Friday, February 22, 2008

Macbeth Act 2: Absolute Power

Well, after reading this act, I'd think twice about spending a night at Macbeth's castle. Sure, the hospitality is fine, food is great, and there's even a room for your bodyguards to hang out. But there are ghostly daggers floating, and watch out for that late night drink...

The opening of Act 2 shows how Macbeth is thought of as a good person, loyal soldier and all-around good guy. Banquo, Macbeth's best friend, tells our anti-hero that King Duncan has not only rewarded Macbeth with a promotion to Thane of Cawdor, but also given MacB a big diamond for his Lady. Banquo is still troubled by what the Weird Sisters said, but Macbeth says he never thinks about it.

Do you believe him?

When Banquo leaves, Macbeth sees a ghostly dagger, pointing the way to Duncan's chamber. Where did this come from? Is it a "dagger of the mind, a false creation/proceeding from the heat-oppressed brain?" Or, is this some supernatural vision, sent by supernatural powers to prod Macbeth to murder?

Macbeth alludes to the presence of witchcraft in this passage. Is he acting on his own, or are there other forces propelling him to kill Duncan?

After Duncan's murder, Macbeth is so shaken up that he forgets to leave the dagger behind. It's part of the big frame-up, and Lady Macbeth is a little upset with him.

Men. You can't get them to follow the simplest of directions.

Now Lady Macbeth has blood on her hands, literally and figuratively.

She realizes that her husband is going to have to do some pretty good acting to cover themselves. What does she tell Macbeth to do? What does Lady Macbeth do to further increase the dramatic reactions to Duncan's death?

Scene iii shows another example of Shakepearean wordplay. It's interesting how Shakespeare uses minor character to provide some comic relief in this scene, while staying true to the plot and overall tone of the work. See if you can find specific examples of this in the drunken porter's dialogue.


Carly said...

At the beginning of Act 3, Scene 5 the editor's note says that most scholars and editors do not believe that Shakespeare wrote 3.5, 4.1.39-43, and 4.1.141-48 because the presentation of the witches is different than that of the rest of the play. Maybe I'm missing something, but can someone explain what is meant by "presentation?" Also, if Shakespeare didn't write these passages, then who do they think did? Did anyone find anymore information on this?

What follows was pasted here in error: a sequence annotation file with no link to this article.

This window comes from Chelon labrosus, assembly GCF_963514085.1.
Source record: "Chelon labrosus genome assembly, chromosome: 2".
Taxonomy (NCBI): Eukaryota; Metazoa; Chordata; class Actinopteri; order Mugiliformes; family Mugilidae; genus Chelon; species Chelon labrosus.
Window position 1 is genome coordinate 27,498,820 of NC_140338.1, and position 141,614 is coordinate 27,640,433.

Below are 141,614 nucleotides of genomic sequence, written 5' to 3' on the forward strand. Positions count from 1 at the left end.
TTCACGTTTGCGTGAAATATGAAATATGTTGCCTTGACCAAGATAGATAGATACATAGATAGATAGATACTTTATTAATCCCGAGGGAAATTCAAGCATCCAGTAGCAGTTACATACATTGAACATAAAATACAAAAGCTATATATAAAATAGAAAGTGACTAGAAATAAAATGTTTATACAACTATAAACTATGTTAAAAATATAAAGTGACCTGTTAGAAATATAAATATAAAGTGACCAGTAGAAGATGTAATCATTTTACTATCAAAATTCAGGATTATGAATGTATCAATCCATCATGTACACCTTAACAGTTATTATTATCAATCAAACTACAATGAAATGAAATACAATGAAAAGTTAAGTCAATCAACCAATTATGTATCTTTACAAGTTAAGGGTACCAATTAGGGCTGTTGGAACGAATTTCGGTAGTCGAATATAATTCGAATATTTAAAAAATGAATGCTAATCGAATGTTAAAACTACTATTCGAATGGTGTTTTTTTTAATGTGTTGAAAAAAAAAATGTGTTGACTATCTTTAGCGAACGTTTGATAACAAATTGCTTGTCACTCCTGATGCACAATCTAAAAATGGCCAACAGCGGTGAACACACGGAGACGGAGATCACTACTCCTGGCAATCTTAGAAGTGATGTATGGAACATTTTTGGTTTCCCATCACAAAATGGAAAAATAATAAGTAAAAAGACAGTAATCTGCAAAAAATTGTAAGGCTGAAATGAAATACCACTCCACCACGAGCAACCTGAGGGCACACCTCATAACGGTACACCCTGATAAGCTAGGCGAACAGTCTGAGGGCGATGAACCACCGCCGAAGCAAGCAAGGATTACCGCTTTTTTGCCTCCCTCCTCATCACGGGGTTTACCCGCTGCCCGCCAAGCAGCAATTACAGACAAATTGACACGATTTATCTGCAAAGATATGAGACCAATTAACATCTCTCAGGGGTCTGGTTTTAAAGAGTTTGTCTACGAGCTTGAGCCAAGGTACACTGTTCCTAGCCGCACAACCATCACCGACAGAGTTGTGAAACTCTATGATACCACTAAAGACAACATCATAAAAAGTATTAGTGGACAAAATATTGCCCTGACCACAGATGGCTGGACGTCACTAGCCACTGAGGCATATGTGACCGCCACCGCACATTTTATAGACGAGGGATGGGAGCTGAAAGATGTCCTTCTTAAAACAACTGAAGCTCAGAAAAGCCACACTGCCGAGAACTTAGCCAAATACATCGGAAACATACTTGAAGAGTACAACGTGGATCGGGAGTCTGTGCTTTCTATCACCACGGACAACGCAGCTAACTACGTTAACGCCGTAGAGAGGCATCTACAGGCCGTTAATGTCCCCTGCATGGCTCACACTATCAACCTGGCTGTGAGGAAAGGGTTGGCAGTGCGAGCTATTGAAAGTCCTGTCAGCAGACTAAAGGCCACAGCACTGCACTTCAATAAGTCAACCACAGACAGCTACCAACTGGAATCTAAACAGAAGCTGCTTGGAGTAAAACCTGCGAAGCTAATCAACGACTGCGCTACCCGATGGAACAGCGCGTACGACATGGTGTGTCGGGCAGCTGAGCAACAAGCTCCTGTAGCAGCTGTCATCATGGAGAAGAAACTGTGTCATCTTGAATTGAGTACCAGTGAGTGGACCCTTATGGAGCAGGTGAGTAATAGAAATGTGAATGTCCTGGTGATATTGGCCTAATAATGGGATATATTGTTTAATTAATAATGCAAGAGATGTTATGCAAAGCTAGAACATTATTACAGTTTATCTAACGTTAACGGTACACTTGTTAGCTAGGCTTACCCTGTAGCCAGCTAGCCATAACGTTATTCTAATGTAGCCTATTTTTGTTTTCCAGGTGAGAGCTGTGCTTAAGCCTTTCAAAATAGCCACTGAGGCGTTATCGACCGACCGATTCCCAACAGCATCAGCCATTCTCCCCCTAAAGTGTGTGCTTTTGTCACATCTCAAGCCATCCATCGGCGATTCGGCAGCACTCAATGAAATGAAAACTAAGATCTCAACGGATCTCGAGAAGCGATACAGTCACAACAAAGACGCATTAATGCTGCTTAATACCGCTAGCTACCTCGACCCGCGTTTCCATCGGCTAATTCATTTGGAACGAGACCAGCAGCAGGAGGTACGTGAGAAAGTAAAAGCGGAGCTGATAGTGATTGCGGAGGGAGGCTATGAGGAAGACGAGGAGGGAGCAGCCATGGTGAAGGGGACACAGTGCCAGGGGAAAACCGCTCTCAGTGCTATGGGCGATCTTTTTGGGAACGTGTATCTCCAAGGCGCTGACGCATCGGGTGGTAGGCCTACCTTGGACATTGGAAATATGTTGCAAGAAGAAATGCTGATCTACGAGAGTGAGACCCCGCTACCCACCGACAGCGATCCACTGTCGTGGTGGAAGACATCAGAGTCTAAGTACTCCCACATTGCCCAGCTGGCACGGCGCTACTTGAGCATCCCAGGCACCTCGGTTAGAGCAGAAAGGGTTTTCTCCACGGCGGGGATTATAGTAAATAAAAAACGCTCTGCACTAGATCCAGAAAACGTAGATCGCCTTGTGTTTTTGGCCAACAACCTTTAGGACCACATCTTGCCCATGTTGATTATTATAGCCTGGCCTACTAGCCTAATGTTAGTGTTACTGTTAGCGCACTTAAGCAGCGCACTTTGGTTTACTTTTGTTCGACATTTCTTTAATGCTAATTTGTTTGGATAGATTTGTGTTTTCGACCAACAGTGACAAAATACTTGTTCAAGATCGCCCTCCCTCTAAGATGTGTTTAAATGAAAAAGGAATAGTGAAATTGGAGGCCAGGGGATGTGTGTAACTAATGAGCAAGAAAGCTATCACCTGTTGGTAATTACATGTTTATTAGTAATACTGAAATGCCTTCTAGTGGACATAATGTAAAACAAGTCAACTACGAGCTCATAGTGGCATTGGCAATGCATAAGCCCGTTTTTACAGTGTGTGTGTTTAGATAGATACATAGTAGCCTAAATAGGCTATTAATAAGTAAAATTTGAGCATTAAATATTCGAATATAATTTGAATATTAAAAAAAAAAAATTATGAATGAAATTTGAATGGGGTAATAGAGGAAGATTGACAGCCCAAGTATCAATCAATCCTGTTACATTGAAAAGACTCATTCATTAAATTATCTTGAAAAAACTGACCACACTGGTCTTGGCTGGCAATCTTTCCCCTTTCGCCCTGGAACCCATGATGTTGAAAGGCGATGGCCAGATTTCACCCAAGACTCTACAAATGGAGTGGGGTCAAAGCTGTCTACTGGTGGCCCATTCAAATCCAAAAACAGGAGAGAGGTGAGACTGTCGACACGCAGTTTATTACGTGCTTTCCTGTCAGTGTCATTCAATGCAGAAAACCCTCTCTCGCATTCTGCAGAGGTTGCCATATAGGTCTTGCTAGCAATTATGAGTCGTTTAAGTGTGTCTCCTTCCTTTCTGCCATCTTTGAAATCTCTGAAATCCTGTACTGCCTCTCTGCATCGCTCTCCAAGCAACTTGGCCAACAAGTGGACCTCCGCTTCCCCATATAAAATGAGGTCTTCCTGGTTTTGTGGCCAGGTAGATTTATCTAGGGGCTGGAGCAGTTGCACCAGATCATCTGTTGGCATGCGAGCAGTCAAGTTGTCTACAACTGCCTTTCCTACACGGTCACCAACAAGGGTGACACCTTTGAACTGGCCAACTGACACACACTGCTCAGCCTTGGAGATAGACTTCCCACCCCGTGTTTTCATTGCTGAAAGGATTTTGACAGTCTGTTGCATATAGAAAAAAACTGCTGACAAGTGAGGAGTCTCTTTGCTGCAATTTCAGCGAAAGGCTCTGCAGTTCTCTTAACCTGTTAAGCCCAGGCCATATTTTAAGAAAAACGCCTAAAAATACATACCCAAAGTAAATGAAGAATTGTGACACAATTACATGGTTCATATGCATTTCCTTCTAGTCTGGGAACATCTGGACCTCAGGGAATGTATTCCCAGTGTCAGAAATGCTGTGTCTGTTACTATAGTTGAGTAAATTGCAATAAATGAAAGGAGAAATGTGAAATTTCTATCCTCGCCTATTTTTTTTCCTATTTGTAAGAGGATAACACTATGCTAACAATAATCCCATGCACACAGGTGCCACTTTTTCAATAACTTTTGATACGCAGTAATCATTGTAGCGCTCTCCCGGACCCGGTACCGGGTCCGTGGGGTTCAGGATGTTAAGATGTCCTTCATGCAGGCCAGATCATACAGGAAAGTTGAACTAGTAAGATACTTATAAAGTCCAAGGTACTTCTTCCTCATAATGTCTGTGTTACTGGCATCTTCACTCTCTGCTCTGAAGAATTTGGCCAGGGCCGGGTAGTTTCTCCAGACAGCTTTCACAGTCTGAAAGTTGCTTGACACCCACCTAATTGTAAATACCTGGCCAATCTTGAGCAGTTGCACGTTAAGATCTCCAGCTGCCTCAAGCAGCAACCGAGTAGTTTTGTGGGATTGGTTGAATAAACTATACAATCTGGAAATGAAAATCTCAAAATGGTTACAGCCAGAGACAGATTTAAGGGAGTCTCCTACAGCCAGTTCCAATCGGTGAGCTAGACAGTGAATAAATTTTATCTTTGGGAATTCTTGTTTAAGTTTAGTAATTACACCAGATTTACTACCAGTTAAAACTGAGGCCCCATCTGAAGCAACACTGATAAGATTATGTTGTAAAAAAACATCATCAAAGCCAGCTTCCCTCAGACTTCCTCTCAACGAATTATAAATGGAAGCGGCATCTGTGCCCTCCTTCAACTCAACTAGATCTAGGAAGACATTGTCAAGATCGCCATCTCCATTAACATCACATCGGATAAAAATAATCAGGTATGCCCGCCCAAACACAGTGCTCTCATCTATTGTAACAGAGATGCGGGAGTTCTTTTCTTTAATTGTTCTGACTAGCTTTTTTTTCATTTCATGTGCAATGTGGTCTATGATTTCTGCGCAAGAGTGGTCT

Carly said...

Has anyone else noticed the parrallels between the storm in "King Lear" and the storm in "Macbeth." In "King Lear" it is during the storm that Lear's madness becomes evident. In "Macbeth" there is a storm that night that Macbeth murders Duncan. Following Banquo's murder Macbeth begins to demonstrate signs of paranoia (ex. talking to Banquo's ghost at the feast). I wonder if other plays by Shakespeare featuring storms have crazy characters.

Carly said...

Oops I made a typo in the last comment. Parallel only has one R...

Carly said...

Okay I'm on a roll tonight ... Has anyone noticed a recognizable pattern for scenes ending in rhymes? I initially thought that rhymes that ended scenes were always spoken by Macbeth, Lady Macbeth, or the witches but Act 2, Scene 4 ends with a rhyme spoken by the Old Man. Then I considered that rhymes ended scenes concerning murder but that didn't fit either.

Byrne's English12AP said...

Carly- great comments! One of the things scholars notice about Macbeth is that although there are elements found in Shakespeare's other works (storms in KL,for example) these seem to be supernatural, and driven by forces the characters can't control.

Another of Shakespeare's plays featuring a storm is The Tempest. In that play, the storm is a catalyst for primary action and premise of the play.

As far as the witches go, A contemporary of Shakespeare's, Thomas Middleton, had written a play called "The Witches". Some of the scenes and songs from that play were incorporated into Macbeth because they were popular with audiences at the time of performance.